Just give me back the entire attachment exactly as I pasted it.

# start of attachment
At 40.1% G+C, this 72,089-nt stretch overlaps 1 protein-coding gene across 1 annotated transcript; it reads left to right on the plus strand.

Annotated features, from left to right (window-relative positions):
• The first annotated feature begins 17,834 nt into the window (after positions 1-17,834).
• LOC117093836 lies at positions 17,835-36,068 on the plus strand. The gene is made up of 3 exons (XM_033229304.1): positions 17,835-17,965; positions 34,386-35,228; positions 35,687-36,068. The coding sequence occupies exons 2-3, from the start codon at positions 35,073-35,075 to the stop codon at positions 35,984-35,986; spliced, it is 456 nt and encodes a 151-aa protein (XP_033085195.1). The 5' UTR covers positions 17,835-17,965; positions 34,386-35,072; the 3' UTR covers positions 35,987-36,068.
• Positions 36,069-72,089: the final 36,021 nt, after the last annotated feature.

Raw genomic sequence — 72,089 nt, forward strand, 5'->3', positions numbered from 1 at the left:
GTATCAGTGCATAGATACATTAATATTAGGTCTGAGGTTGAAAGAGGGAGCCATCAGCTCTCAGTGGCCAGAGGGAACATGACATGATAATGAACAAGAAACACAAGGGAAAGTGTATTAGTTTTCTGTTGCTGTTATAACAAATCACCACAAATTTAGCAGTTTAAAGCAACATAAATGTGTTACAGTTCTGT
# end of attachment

At 40.1% G+C, this 72,089-nt stretch overlaps 1 protein-coding gene across 1 annotated transcript; it reads left to right on the plus strand.

Annotated features, from left to right (window-relative positions):
• The first annotated feature begins 17,834 nt into the window (after positions 1-17,834).
• LOC117093836 lies at positions 17,835-36,068 on the plus strand. The gene is made up of 3 exons (XM_033229304.1): positions 17,835-17,965; positions 34,386-35,228; positions 35,687-36,068. The coding sequence occupies exons 2-3, from the start codon at positions 35,073-35,075 to the stop codon at positions 35,984-35,986; spliced, it is 456 nt and encodes a 151-aa protein (XP_033085195.1). The 5' UTR covers positions 17,835-17,965; positions 34,386-35,072; the 3' UTR covers positions 35,987-36,068.
• Positions 36,069-72,089: the final 36,021 nt, after the last annotated feature.

Raw genomic sequence — 72,089 nt, forward strand, 5'->3', positions numbered from 1 at the left:
GTATCAGTGCATAGATACATTAATATTAGGTCTGAGGTTGAAAGAGGGAGCCATCAGCTCTCAGTGGCCAGAGGGAACATGACATGATAATGAACAAGAAACACAAGGGAAAGTGTATTAGTTTTCTGTTGCTGTTATAACAAATCACCACAAATTTAGCAGTTTAAAGCAACATAAATGTGTTACAGTTCTGT